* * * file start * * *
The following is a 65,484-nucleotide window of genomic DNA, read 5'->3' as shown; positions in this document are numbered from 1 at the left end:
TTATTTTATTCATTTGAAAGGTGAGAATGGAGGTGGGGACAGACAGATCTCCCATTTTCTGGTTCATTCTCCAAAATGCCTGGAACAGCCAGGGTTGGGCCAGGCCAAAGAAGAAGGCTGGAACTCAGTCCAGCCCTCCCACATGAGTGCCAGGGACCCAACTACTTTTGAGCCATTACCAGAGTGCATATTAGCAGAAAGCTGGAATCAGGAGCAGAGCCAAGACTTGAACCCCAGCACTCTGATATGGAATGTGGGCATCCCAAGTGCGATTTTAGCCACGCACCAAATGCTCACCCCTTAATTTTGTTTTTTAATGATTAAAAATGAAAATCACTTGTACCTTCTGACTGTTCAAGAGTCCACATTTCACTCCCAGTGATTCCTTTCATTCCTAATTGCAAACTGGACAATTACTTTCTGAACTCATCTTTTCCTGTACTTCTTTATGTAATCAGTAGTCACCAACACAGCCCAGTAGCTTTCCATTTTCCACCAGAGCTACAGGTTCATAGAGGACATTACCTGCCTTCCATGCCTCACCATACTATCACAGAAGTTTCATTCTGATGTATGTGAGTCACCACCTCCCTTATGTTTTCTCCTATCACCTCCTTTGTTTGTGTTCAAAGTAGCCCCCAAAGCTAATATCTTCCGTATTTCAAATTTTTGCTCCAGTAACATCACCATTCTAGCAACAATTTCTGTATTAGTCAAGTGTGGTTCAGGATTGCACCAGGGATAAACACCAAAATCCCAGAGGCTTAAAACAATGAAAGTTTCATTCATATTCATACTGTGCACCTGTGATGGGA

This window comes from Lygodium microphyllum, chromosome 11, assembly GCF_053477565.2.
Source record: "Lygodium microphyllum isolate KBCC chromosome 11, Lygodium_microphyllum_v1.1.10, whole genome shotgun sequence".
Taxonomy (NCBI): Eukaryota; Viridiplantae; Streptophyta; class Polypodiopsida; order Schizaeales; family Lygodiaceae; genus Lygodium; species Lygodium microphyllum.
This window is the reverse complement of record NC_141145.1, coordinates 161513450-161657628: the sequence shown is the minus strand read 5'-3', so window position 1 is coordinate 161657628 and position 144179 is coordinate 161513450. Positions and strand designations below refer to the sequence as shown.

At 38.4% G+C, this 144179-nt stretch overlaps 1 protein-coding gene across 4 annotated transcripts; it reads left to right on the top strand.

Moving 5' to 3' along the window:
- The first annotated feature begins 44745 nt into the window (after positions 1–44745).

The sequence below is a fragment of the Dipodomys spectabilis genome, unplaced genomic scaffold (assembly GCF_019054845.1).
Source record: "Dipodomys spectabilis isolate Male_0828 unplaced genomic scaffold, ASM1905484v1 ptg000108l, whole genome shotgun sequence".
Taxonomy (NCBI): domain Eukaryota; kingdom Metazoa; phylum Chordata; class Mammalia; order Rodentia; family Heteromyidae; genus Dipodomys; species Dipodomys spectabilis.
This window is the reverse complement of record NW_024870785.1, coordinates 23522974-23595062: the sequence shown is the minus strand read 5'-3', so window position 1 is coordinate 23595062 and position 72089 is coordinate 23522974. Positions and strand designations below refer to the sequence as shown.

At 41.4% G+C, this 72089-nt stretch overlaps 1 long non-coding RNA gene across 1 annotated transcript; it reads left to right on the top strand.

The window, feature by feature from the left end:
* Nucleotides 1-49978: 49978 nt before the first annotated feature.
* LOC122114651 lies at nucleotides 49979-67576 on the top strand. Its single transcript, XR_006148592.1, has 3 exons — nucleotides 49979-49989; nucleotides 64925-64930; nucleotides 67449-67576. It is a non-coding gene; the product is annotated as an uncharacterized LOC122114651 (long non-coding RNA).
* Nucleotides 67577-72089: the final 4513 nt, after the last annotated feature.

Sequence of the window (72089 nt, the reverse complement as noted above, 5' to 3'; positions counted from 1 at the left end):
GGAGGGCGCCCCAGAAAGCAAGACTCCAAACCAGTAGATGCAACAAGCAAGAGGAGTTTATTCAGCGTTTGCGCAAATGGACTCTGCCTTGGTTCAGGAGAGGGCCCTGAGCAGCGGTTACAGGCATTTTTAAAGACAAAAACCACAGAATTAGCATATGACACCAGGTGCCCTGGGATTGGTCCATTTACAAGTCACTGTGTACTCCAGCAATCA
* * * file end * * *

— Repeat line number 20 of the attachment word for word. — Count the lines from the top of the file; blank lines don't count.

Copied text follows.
GGAGGGCGCCCCAGAAAGCAAGACTCCAAACCAGTAGATGCAACAAGCAAGAGGAGTTTATTCAGCGTTTGCGCAAATGGACTCTGCCTTGGTTCAGGAGAGGGCCCTGAGCAGCGGTTACAGGCATTTTTAAAGACAAAAACCACAGAATTAGCATATGACACCAGGTGCCCTGGGATTGGTCCATTTACAAGTCACTGTGTACTCCAGCAATCA